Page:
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In an op-ed for Breitbart News, political commentator and writer Rob Smith questioned the motive behind Mayor Bottoms' fear mongering.

"Mayor Bottoms will tell you that coronavirus fears are behind her warnings, but Georgia’s COVID-19 numbers lag far behind the rest of the country in terms of infections and deaths," he wrote.

Smith compared Atlanta's Covid-19 deaths, about 1,250, to the death toll in New York state, over 19,000 deaths, and concluded that Mayor Bottoms is over exaggerating when she claims reopening Atlanta would be "deadly".

"Mayor Bottoms says that beginning the path to reopening Georgia is 'deadly.' Yet while it is true that African Americans are disproportionately affected by COVID-19, it is also true that the vast majority of hospitalizations and deaths from the coronavirus are among older Americans with pre-existing health conditions."

Smith suggests Mayor Bottoms is willing to sacrifice Black businesses to ensure the Democratic party's chances of winning in November.

He accused Bottoms of attacking the "African American voter base" with "misinformation and conspiracy theories," that are "counterproductive to keeping Atlanta's citizens healthy in every way, including economically."

"Telling a young and healthy small business owner to wait until his or her business is fully destroyed with no chance of coming back because the "science" says so is the kind of messaging that will continue to hurt American citizens of all colors. Moreover, business owners should be given the opportunity to make decisions about their own businesses."

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Joe Biden's team suggests that his choice for vice president won't be a Black woman. According to Politico.com, Biden's presidential campaign announced their VP selection committee on Thursday. The four-member committee is majority Caucasian.

The committee which is tasked with vetting Biden's VP choice includes Los Angeles Mayor Eric Garcetti, Biden's longtime friend and Connecticut Senator Chris Dodd, and former White House Senate counsel Cynthia Hogan.

The only Black person on the committee is Delaware congresswoman Lisa Blount Rochester. Biden says he hopes the vetting process will be completed by July.

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Rumors are running rampant that Biden has already made his choice: Hillary Clinton who enthusiastically endorsed him earlier this week.

Stacey Abrams, who initially stated she did not want the VP job, changed her mind after she heard Biden's announcement that he would choose a woman.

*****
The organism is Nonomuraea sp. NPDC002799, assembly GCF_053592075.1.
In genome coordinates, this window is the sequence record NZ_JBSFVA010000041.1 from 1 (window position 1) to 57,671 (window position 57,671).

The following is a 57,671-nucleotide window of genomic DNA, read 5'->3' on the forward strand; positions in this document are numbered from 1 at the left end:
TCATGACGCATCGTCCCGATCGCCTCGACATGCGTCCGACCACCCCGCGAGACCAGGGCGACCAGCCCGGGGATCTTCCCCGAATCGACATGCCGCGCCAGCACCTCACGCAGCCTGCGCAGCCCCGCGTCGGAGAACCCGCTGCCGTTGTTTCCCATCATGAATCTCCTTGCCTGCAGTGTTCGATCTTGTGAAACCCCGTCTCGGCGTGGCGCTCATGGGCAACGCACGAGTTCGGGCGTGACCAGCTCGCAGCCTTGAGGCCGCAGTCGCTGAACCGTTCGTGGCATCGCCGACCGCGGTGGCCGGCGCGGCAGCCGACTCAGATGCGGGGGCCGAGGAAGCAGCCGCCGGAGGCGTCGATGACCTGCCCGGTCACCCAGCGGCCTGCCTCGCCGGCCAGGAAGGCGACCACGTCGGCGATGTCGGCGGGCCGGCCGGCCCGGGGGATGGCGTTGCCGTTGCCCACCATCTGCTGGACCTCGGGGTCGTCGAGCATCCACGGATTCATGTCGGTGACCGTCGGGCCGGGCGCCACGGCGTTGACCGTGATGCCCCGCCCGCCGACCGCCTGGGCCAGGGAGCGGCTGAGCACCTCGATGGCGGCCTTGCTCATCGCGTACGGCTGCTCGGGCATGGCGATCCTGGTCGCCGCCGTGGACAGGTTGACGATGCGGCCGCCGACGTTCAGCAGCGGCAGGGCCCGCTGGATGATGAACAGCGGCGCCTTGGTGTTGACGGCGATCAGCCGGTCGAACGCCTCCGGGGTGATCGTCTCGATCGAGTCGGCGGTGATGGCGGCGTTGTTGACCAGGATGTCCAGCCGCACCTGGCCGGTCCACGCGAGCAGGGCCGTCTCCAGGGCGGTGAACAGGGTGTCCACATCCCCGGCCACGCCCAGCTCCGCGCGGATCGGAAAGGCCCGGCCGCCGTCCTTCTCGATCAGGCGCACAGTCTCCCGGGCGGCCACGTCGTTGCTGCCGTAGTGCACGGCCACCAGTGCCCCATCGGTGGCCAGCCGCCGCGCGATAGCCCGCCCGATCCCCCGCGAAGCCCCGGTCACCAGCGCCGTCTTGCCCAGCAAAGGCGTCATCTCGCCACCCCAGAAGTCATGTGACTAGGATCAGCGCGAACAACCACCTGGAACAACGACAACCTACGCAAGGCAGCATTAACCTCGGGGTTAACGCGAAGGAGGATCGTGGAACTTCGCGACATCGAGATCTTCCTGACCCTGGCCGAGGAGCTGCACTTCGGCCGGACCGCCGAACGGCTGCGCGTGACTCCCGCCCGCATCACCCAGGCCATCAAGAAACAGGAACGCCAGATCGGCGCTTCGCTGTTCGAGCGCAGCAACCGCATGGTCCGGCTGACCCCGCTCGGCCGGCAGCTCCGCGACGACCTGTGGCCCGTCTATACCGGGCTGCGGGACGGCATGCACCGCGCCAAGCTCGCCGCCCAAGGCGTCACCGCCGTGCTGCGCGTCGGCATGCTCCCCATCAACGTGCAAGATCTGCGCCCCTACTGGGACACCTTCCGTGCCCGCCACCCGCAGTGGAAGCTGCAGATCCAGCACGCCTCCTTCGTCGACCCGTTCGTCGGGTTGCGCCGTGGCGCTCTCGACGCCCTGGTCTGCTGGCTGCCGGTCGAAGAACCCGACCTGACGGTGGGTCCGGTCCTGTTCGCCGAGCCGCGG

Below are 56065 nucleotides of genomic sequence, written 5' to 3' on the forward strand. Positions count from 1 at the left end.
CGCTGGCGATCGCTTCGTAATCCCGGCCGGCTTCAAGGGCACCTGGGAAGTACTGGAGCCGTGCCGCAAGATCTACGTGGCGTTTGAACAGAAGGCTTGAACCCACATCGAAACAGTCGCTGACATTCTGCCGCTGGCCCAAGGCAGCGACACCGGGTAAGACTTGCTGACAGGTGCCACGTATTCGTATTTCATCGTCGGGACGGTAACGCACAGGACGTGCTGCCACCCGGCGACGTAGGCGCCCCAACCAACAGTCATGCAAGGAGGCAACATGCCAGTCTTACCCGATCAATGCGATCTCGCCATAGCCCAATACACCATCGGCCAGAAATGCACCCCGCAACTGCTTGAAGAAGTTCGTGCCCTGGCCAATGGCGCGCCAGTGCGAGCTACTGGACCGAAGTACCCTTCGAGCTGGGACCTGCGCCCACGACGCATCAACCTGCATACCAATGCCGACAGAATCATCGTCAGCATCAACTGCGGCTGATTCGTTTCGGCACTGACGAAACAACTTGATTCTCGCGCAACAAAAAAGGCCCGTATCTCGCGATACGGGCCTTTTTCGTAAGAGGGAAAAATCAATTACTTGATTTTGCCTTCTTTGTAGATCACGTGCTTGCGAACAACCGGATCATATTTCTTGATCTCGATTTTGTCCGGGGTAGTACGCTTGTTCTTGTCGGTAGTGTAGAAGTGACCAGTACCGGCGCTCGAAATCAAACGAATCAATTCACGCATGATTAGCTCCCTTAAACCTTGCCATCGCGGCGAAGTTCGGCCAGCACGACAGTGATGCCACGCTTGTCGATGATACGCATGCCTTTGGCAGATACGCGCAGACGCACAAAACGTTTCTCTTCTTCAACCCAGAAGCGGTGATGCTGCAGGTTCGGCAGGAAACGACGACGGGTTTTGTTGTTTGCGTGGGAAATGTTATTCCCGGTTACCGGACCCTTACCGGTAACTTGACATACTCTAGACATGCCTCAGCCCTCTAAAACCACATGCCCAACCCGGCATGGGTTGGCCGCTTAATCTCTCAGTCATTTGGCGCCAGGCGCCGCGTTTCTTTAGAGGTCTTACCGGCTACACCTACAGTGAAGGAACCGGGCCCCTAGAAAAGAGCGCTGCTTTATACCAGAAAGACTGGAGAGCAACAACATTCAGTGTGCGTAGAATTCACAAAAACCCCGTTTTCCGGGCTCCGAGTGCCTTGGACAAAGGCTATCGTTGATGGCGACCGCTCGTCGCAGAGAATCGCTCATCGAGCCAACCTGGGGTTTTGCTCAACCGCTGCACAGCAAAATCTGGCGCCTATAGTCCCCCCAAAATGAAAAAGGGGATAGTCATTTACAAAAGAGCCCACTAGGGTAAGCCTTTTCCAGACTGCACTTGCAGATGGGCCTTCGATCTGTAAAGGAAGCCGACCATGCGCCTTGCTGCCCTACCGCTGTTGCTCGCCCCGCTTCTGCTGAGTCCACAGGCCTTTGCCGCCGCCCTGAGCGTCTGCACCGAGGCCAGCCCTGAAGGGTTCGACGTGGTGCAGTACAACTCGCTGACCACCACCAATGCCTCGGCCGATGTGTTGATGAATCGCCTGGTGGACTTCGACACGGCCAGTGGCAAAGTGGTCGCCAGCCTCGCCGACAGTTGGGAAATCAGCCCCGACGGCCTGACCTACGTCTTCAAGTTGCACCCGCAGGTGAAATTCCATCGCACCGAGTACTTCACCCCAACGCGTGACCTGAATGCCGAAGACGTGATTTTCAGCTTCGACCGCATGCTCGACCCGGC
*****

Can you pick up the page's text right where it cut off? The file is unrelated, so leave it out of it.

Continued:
The failed gubernatorial candidate has been campaigning ever since for the VP pick -- even though political strategists frown upon any candidate campaigning for vice president.

South Carolina Rep. Jim Clyburn, who has advocated for Atlanta Mayor Keisha Lance Bottoms as VP, seems to have his doubts.

When asked by MSN if having a Black woman on the ticket is a must, Clyburn said. "I'm among those who feel that it would be great for him to select a woman of color. But that is not a must."

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Atlanta Mayor Keisha Lance Bottoms was Tamron Hall's guest on Monday. The embattled mayor discussed her opposition to Gov. Brian Kemp's decision to reopen some Georgia businesses.

Bottoms insisted the move to reopen the state was too soon.

Keisha confirmed reports that she convinced rap mogul 2 Chainz not to reopen his Atlanta restaurants for dine-in service.

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2 Chainz and his business partner, Mychel "Snoop" Dillard, had planned to reopen 2 Atlanta restaurants, Escobar and Escobar Southside, for dine-in service on Monday, April 27.

Bottoms acknowledged the rap mogul's concern for his laid off employees who still have bills to pay.

"I know that 2 Chainz and his wife Kesha have a loving heart for our community that really is unparalleled," Mayor Bottoms said. "So I know for them when he talks about laying off 80% of his employees, there are faces and there are families that go along with that. But I was so glad that he reached out to me and told me that he would not be opening because he is listening to reason and logic and what he is saying is that I am not going to risk putting my employees in harm’s way because we are opening up too soon. There will be a day when we’ll get back to business as usual and we will be able to go to restaurants and embrace each other again. We just aren’t there yet."